Starting Lineups: MLB Buyers Beware — A December Disclaimer


It is the part of the year where the MLB turns from the field and to the boardroom. Now, the batting averages don’t scare pitchers as much as they frighten general managers. With free agency prepared to kick off, the direction of where many teams will set their sails over the next few years will be set by the figures that are to be exchanged. But if history is any indicator of how clubs should proceed, this not the part of the year where big moves are the thing to do. Rather, in the immortal words of the late Walter White, it is much better to “tread lightly.”

If recent history is minded, the urge to spend will be outweighed by the realities of what the “hype value of money” brings. This time a year ago, despite so-so years, B.J. Upton, Nick Swisher and Josh Hamilton were huge names on the free agent market for various reasons. Upton for potential, Swisher for winning association and Hamilton for what he had done. Between the three, they made $41.4 million last season with the new homes they found while surfing the waves of free agency last winter, but none of the group managed to hit over .250 during the past summer. Now the Braves, Indians and Angels, respectively, have at least another five years of growing salaries from these “investments” that were previously seen as franchise-changing additions but were in reality already depreciating before they cashed in on name value alone. Upton could not even crack the starting lineup by September, Swisher had to change positions twice to find a place to fit in and Hamilton had to hit over .320 just so his average could see the semi-respectable "1/4 of the time" mark by the end of the year. Not exactly what was expected when the season previews hit the racks back in the spring.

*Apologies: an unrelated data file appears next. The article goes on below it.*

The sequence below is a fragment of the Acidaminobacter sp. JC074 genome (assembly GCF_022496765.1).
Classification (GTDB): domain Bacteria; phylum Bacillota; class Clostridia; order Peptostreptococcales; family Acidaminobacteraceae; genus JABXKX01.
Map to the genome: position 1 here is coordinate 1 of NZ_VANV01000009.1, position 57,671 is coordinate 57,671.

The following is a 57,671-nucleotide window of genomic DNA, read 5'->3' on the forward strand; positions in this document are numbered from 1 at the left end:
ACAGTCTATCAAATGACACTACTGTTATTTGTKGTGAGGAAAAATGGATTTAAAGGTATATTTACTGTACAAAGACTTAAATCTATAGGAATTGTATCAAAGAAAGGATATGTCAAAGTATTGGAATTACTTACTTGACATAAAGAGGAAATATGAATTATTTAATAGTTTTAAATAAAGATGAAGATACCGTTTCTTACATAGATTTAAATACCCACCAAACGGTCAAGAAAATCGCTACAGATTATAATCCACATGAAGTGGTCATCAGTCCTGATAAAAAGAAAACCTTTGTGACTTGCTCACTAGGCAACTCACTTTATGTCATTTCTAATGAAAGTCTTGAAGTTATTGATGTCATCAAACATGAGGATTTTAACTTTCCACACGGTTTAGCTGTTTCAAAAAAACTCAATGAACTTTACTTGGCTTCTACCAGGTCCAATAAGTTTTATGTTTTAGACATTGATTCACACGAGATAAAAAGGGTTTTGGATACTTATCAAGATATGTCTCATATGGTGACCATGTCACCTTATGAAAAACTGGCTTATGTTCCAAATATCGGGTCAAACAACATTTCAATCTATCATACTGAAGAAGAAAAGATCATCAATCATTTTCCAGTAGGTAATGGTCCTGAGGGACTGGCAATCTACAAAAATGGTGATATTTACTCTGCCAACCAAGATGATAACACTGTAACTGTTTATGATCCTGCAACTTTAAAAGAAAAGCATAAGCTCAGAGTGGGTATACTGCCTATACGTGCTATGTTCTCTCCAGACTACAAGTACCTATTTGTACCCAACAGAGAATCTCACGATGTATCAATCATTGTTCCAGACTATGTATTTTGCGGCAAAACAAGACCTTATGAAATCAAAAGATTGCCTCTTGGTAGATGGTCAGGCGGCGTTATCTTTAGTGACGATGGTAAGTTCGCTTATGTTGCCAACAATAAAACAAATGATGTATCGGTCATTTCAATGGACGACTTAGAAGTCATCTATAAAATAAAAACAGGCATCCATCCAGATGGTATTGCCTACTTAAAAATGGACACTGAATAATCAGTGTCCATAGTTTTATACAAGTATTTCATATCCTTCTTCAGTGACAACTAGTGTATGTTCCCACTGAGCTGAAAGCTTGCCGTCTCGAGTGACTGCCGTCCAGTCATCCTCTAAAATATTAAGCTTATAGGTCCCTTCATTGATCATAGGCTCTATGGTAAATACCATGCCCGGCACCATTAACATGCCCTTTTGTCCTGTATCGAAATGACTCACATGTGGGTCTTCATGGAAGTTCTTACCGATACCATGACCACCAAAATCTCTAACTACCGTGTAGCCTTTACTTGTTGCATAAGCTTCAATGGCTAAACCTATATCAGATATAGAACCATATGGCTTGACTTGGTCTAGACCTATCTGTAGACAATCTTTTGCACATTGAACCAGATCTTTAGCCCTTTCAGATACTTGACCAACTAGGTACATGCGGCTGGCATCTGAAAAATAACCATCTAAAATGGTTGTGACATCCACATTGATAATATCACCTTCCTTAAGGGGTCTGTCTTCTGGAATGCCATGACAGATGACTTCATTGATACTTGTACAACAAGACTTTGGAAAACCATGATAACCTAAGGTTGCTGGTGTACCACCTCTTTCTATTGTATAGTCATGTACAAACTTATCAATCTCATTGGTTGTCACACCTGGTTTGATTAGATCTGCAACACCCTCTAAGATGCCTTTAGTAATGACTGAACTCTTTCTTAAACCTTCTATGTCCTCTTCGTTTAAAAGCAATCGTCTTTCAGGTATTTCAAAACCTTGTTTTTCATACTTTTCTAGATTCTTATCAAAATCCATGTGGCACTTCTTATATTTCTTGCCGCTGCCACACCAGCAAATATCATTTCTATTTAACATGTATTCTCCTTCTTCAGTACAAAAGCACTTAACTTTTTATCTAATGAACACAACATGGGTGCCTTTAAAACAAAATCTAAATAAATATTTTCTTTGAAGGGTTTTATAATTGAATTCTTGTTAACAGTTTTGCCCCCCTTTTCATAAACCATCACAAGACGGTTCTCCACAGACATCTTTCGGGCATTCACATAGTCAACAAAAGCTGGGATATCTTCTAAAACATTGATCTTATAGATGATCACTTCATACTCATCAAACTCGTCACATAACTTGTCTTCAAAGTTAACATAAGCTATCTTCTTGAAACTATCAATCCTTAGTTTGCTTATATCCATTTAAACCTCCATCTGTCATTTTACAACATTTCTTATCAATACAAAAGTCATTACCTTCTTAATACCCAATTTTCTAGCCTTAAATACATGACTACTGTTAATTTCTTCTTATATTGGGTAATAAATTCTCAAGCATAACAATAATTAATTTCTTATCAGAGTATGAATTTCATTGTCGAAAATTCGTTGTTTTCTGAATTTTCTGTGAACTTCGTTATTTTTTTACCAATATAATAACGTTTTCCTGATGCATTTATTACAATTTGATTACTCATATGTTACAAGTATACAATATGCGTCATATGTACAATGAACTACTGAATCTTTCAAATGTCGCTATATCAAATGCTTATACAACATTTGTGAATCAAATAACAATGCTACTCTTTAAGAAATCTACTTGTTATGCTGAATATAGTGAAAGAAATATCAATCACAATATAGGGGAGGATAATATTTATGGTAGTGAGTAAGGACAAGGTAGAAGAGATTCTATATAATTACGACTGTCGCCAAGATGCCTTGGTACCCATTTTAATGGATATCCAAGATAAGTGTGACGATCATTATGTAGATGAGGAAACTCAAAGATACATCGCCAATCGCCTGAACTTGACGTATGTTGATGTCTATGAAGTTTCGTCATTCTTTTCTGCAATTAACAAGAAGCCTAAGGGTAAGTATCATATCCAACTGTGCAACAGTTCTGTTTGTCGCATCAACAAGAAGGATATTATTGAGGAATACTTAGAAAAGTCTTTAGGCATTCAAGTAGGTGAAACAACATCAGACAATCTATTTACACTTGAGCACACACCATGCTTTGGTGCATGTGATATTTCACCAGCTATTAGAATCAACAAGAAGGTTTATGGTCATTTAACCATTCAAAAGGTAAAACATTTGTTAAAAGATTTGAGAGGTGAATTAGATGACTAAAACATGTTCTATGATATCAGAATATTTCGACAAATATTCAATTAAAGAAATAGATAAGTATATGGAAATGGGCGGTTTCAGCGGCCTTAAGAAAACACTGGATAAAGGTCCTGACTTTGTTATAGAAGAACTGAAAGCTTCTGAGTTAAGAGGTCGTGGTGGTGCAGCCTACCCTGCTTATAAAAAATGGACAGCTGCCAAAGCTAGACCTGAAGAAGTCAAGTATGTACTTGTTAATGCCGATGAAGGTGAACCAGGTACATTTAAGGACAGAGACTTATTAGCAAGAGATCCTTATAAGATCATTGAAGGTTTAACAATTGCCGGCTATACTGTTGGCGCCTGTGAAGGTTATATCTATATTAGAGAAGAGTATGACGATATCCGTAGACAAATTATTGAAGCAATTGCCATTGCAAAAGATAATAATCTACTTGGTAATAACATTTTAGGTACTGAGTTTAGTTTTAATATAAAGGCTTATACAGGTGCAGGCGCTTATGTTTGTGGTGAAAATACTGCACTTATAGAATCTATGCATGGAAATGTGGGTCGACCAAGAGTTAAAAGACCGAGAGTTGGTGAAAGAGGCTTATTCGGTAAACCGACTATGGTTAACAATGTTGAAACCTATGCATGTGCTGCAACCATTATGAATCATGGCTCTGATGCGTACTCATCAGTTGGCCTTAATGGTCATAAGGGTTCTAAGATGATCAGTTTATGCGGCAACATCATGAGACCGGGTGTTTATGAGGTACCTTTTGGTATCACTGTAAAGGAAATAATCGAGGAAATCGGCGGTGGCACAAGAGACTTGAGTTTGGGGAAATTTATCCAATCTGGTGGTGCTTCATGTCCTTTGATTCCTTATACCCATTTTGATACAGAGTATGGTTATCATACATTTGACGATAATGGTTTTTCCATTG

It is like buying the shiny new car on the lot without checking the CarFax. When it comes time to write the checks that will shape (and bind) the future of a team, don’t believe the hype. Much like last year, there is one surefire safe investment. Whereas last year it was Zack Greinke, now it is Robinson Cano. Greinke was $147 million well spent: It bought out the upcoming prime of one of the best arms in baseball. He rewarded the investment with a 15-win season and the best winning percentage in the National League. Cano, on the other hand, is older and potentially asking for the income of a small European country on the open market, but the return is guaranteed. He’s in the MVP mix annually, has been for the last half decade and isn’t leaving anytime soon (sounds a lot like Albert Pujols though, no?).

Yet, it can be forgiven if money is lost by an unpredictable downturn of that sort. What is unforgivable is running reckless and treating the payroll bucks like strip club money. Beware of the Ubaldo Jimenez, Matt Garza and Ervin Santana’s of the world. Losing on Pujols is acceptable and seen as the player’s fault. But lost money on the run is never forgiven … ask Mets fans and Manny Acta.

For more in the world of sports as it unfolds, here it is:

Richie Incognito's Bully Rep Goes Back to 2002 – USA Today

Saban Under Pressure From Texas – CollegeFootballTalk

Red Sox Say ‘Thank You’ to Cardinals Fans With Full-Page Ad –Fox 2 Now

Jay-Z Investigated For $33,900 Watch To Cano – Big League Stew

Taking The Fight Beyond The Ring: WWE Partners With Susan G. Komen – Huffington Post

Return of Aldon Smith: 'Every Day A Step Closer' –

#1 Pick Anthony Bennett Starts Season 0-15 Shooting –ProBasketballTalk

Uehara and Kimbrel In Class of their Own – Cheap.Seats.Please

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